No conclusions from cancer map

The state’s interactive cancer map shows the number of 23 kinds of cancers found in people living in certain areas from 2003 to 2007 and identifies ‘environmental facilities’ in or near these areas. But the county health commissioner says conclusions should not be drawn from this initial raw data.

The State Department of Health has just released what is described as the nation’s first-ever statewide cancer map.

The map shows the number of cases of 23 kinds of cancers among people living in certain areas from 2003 to 2007 and identifies potential cancer risks such as hazardous waste generators, petroleum bulk storage and commercial pesticide sellers. The interactive map is currently posted on the state health department’s website.

For example, the map indicates that in an area north of Sound Avenue and just south of Naugles Drive in Mattituck, along Mattituck Creek, 26 people were diagnosed with cancer from 2003 to 2007. The top three cancers occurring among the 655 people living in that area at the time were prostate (5 cases), bladder (5) and lung (3). A landfill, a wastewater discharge site and an inactive hazardous waste disposal site are identified on the map within a two-mile radius of the designated area.

According to the health department’s website, the information on the map is simply raw data that “may be able to suggest that additional research should be considered,” and immediate conclusions should not be drawn without further study.

“A map cannot prove that something in the environment, including emissions from environmental facilities, causes cancer,” says that website. “We don’t know if the people with cancer lived in the area for five or 40 years, or if they breathed, ate, drank or touched any cancer-causing releases from these facilities. We also don’t know anything about their individual risk factors for cancer.”

Dr. James Tomarken, commissioner of the county Department of Health Services, answered some questions about the local usefulness of the statewide map.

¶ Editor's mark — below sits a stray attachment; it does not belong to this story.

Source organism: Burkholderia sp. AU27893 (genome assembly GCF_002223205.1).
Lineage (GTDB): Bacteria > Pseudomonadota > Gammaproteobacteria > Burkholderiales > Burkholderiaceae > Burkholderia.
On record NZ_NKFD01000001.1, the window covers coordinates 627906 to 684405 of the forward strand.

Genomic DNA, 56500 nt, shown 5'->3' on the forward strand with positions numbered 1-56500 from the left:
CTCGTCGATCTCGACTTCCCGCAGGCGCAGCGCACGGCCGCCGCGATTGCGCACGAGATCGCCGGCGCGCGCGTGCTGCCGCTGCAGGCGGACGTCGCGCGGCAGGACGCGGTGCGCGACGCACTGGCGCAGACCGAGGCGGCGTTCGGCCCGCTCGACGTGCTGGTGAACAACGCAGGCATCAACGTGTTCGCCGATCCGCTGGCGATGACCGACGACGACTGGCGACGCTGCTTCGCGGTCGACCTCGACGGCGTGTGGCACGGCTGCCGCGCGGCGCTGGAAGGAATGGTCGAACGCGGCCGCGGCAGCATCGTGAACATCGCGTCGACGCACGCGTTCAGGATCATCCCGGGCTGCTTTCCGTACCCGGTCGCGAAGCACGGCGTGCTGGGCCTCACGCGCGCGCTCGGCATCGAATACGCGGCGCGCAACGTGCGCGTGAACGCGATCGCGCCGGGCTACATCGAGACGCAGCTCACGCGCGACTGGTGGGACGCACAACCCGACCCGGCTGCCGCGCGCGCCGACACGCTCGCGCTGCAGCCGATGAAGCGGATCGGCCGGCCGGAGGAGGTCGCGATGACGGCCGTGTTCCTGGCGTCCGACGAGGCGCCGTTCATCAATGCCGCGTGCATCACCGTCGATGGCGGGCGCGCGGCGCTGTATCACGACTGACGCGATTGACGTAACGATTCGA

Q: How effective is this map on a local level?

A: It’s a starting point, simply a good source of information, not only for people working in the health industry but for the citizens of Suffolk County. The data is very limited and doesn’t give any answers by itself. But the research is valuable in that it will help people become more aware of their surroundings and environment.

Q: Are you using this map in your department?

A: The county isn’t set up to look for cancer; that is done on a state level. If the county identifies a neighborhood that is cancerous, then we will notify the state and they will bring their team in and investigate.

Q: How accurate is the map?

A: I can’t judge the accuracy, since I was not involved in the process. But, assuming that it’s accurate, then the information is certainly valuable.

Q: The American Cancer Society was hesitant about the release of this map, thinking that the information might be misleading. Do you see where they’re coming from?

A: If the research is taken out of context, then yes, it could be harmful — that is always the concern. You never want to frighten people or spend money on studies that aren’t warranted. If you look at the geography, there are a lot of scenarios where there are higher numbers of cancer cases where there is a nursing home. And the large number of cancer cases found near a certain facility might be in people who are all smokers —